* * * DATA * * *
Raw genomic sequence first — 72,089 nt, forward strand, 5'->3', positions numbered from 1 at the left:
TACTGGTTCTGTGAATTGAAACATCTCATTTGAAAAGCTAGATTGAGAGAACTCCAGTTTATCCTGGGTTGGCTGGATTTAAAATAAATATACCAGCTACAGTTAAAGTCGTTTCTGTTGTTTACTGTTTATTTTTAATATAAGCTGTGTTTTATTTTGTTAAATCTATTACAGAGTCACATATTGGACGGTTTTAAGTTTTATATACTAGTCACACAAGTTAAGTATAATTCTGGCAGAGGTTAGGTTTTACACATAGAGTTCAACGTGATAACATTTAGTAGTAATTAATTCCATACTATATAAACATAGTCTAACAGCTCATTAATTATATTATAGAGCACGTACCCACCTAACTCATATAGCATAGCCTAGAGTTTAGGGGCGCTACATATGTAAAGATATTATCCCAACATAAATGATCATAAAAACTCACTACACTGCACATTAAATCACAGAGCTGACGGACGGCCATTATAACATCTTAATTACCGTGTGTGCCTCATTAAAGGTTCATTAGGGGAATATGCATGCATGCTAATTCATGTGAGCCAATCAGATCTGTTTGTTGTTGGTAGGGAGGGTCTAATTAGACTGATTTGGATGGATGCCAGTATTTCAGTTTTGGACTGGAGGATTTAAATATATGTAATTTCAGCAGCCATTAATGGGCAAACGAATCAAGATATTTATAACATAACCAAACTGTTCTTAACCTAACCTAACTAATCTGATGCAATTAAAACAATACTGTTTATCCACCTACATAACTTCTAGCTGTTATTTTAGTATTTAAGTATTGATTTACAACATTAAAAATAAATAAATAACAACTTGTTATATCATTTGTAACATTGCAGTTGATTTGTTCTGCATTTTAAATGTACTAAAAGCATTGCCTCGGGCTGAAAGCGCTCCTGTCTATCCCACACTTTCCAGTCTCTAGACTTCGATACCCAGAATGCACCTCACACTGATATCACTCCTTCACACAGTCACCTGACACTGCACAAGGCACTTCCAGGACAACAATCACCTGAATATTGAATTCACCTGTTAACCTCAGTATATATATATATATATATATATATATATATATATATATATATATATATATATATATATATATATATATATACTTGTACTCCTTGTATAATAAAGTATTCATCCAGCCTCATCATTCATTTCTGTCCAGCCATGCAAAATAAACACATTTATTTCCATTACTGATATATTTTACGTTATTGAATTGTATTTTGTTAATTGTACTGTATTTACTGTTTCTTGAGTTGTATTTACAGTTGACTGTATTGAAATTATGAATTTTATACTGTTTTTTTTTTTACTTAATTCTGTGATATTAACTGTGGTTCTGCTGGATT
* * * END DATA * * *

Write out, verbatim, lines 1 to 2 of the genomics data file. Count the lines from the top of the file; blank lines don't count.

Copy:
Raw genomic sequence first — 72,089 nt, forward strand, 5'->3', positions numbered from 1 at the left:
TACTGGTTCTGTGAATTGAAACATCTCATTTGAAAAGCTAGATTGAGAGAACTCCAGTTTATCCTGGGTTGGCTGGATTTAAAATAAATATACCAGCTACAGTTAAAGTCGTTTCTGTTGTTTACTGTTTATTTTTAATATAAGCTGTGTTTTATTTTGTTAAATCTATTACAGAGTCACATATTGGACGGTTTTAAGTTTTATATACTAGTCACACAAGTTAAGTATAATTCTGGCAGAGGTTAGGTTTTACACATAGAGTTCAACGTGATAACATTTAGTAGTAATTAATTCCATACTATATAAACATAGTCTAACAGCTCATTAATTATATTATAGAGCACGTACCCACCTAACTCATATAGCATAGCCTAGAGTTTAGGGGCGCTACATATGTAAAGATATTATCCCAACATAAATGATCATAAAAACTCACTACACTGCACATTAAATCACAGAGCTGACGGACGGCCATTATAACATCTTAATTACCGTGTGTGCCTCATTAAAGGTTCATTAGGGGAATATGCATGCATGCTAATTCATGTGAGCCAATCAGATCTGTTTGTTGTTGGTAGGGAGGGTCTAATTAGACTGATTTGGATGGATGCCAGTATTTCAGTTTTGGACTGGAGGATTTAAATATATGTAATTTCAGCAGCCATTAATGGGCAAACGAATCAAGATATTTATAACATAACCAAACTGTTCTTAACCTAACCTAACTAATCTGATGCAATTAAAACAATACTGTTTATCCACCTACATAACTTCTAGCTGTTATTTTAGTATTTAAGTATTGATTTACAACATTAAAAATAAATAAATAACAACTTGTTATATCATTTGTAACATTGCAGTTGATTTGTTCTGCATTTTAAATGTACTAAAAGCATTGCCTCGGGCTGAAAGCGCTCCTGTCTATCCCACACTTTCCAGTCTCTAGACTTCGATACCCAGAATGCACCTCACACTGATATCACTCCTTCACACAGTCACCTGACACTGCACAAGGCACTTCCAGGACAACAATCACCTGAATATTGAATTCACCTGTTAACCTCAGTATATATATATATATATATATATATATATATATATATATATATATATATATATATATATATATATATATATACTTGTACTCCTTGTATAATAAAGTATTCATCCAGCCTCATCATTCATTTCTGTCCAGCCATGCAAAATAAACACATTTATTTCCATTACTGATATATTTTACGTTATTGAATTGTATTTTGTTAATTGTACTGTATTTACTGTTTCTTGAGTTGTATTTACAGTTGACTGTATTGAAATTATGAATTTTATACTGTTTTTTTTTTTACTTAATTCTGTGATATTAACTGTGGTTCTGCTGGATT